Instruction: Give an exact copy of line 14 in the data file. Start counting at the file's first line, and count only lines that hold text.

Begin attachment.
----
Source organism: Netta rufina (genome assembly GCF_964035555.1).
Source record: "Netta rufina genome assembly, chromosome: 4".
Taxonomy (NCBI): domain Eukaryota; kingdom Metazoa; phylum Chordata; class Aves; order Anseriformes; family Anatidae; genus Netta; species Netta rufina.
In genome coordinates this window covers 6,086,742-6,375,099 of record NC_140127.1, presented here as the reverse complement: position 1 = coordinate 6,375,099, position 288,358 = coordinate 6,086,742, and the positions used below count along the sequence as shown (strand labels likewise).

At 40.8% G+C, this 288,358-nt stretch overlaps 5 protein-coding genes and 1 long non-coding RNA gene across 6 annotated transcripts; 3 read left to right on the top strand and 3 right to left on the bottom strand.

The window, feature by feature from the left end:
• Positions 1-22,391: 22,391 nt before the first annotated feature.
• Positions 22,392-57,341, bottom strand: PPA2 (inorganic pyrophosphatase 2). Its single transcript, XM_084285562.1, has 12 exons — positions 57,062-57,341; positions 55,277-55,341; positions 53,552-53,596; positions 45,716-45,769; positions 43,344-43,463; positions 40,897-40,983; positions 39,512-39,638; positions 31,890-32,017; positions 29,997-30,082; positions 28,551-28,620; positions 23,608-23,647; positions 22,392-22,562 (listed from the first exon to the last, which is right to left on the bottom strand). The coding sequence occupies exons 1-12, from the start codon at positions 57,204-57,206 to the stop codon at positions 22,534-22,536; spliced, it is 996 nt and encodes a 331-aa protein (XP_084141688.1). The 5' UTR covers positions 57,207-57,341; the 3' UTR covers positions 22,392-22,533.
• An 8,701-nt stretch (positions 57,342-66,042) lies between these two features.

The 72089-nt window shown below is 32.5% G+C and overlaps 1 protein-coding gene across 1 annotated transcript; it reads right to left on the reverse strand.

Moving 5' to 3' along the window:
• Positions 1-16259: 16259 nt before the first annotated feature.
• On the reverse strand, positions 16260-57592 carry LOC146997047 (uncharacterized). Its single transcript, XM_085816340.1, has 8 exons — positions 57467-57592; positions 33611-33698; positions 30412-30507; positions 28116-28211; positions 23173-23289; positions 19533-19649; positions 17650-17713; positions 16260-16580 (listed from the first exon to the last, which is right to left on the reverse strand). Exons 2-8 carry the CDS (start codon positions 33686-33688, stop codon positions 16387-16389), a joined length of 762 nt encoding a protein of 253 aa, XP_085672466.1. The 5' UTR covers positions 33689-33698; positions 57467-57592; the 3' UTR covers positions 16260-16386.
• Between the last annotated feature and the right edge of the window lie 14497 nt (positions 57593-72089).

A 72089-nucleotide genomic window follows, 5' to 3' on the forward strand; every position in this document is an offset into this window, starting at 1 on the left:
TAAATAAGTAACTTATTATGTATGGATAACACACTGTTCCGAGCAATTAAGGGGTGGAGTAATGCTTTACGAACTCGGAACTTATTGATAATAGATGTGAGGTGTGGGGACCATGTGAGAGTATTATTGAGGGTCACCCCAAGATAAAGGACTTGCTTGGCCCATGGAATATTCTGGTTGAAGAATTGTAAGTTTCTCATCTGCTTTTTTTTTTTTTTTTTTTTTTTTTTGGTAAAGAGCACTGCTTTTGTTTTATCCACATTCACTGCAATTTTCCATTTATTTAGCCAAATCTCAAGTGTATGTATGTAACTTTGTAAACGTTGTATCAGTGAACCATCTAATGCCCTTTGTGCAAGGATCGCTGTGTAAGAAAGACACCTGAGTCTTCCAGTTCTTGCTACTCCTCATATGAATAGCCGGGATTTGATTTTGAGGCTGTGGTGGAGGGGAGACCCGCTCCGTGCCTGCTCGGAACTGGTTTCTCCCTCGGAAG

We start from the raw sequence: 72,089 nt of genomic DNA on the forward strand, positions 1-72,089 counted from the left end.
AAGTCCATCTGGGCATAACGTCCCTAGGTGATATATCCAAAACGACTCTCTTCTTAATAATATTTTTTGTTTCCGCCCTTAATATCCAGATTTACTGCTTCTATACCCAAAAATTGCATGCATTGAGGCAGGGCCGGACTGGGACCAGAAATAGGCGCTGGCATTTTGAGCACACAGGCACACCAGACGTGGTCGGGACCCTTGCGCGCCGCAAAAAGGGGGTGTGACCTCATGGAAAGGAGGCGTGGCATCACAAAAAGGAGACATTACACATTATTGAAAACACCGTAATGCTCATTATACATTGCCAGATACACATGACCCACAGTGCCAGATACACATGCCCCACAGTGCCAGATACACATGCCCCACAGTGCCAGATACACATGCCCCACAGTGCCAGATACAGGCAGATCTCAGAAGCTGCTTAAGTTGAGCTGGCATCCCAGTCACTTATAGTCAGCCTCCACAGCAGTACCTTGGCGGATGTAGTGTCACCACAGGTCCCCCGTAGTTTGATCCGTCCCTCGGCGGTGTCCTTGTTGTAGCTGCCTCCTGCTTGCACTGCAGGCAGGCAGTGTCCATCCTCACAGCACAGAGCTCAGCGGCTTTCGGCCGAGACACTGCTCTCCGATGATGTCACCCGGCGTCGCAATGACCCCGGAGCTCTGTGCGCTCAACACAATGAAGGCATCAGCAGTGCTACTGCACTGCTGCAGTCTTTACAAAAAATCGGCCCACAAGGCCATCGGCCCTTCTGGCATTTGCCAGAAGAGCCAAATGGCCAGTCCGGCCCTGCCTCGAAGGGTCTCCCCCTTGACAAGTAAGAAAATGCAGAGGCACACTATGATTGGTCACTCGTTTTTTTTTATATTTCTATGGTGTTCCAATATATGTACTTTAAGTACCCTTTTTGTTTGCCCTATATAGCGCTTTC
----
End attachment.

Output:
• Between the last annotated feature and the right edge of the window lie 14497 nt (positions 57593-72089).